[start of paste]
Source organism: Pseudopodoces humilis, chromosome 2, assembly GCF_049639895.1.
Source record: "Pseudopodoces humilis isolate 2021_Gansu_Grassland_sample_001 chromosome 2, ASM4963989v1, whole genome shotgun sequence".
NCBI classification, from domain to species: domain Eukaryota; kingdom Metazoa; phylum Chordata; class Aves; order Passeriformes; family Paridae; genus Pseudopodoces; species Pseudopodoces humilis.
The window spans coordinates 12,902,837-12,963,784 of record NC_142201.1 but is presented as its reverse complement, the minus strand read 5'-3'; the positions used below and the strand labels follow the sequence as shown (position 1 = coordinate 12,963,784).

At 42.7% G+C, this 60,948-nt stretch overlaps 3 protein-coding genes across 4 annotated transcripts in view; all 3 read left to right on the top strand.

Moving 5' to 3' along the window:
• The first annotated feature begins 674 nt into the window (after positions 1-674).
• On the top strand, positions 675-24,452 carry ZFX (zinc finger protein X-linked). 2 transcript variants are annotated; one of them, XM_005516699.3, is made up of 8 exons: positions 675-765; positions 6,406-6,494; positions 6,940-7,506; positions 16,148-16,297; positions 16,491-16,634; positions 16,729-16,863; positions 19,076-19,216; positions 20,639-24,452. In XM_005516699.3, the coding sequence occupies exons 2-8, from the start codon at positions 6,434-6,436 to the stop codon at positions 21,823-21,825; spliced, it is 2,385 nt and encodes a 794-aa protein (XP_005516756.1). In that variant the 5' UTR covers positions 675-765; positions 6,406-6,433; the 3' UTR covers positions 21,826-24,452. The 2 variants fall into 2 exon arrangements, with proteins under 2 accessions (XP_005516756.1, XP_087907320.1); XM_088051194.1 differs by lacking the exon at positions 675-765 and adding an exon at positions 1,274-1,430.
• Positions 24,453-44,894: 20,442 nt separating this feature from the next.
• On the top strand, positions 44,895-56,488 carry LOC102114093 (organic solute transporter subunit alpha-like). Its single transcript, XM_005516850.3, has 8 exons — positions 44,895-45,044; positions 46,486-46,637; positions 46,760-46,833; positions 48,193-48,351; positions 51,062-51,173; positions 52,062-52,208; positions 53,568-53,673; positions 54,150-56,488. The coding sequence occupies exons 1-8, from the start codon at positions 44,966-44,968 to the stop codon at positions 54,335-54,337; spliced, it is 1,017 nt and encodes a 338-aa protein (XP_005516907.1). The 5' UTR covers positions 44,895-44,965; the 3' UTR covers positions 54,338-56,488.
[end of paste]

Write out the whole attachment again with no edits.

Source organism: Pseudopodoces humilis, chromosome 2, assembly GCF_049639895.1.
Source record: "Pseudopodoces humilis isolate 2021_Gansu_Grassland_sample_001 chromosome 2, ASM4963989v1, whole genome shotgun sequence".
NCBI classification, from domain to species: domain Eukaryota; kingdom Metazoa; phylum Chordata; class Aves; order Passeriformes; family Paridae; genus Pseudopodoces; species Pseudopodoces humilis.
The window spans coordinates 12,902,837-12,963,784 of record NC_142201.1 but is presented as its reverse complement, the minus strand read 5'-3'; the positions used below and the strand labels follow the sequence as shown (position 1 = coordinate 12,963,784).

At 42.7% G+C, this 60,948-nt stretch overlaps 3 protein-coding genes across 4 annotated transcripts in view; all 3 read left to right on the top strand.

Moving 5' to 3' along the window:
• The first annotated feature begins 674 nt into the window (after positions 1-674).
• On the top strand, positions 675-24,452 carry ZFX (zinc finger protein X-linked). 2 transcript variants are annotated; one of them, XM_005516699.3, is made up of 8 exons: positions 675-765; positions 6,406-6,494; positions 6,940-7,506; positions 16,148-16,297; positions 16,491-16,634; positions 16,729-16,863; positions 19,076-19,216; positions 20,639-24,452. In XM_005516699.3, the coding sequence occupies exons 2-8, from the start codon at positions 6,434-6,436 to the stop codon at positions 21,823-21,825; spliced, it is 2,385 nt and encodes a 794-aa protein (XP_005516756.1). In that variant the 5' UTR covers positions 675-765; positions 6,406-6,433; the 3' UTR covers positions 21,826-24,452. The 2 variants fall into 2 exon arrangements, with proteins under 2 accessions (XP_005516756.1, XP_087907320.1); XM_088051194.1 differs by lacking the exon at positions 675-765 and adding an exon at positions 1,274-1,430.
• Positions 24,453-44,894: 20,442 nt separating this feature from the next.
• On the top strand, positions 44,895-56,488 carry LOC102114093 (organic solute transporter subunit alpha-like). Its single transcript, XM_005516850.3, has 8 exons — positions 44,895-45,044; positions 46,486-46,637; positions 46,760-46,833; positions 48,193-48,351; positions 51,062-51,173; positions 52,062-52,208; positions 53,568-53,673; positions 54,150-56,488. The coding sequence occupies exons 1-8, from the start codon at positions 44,966-44,968 to the stop codon at positions 54,335-54,337; spliced, it is 1,017 nt and encodes a 338-aa protein (XP_005516907.1). The 5' UTR covers positions 44,895-44,965; the 3' UTR covers positions 54,338-56,488.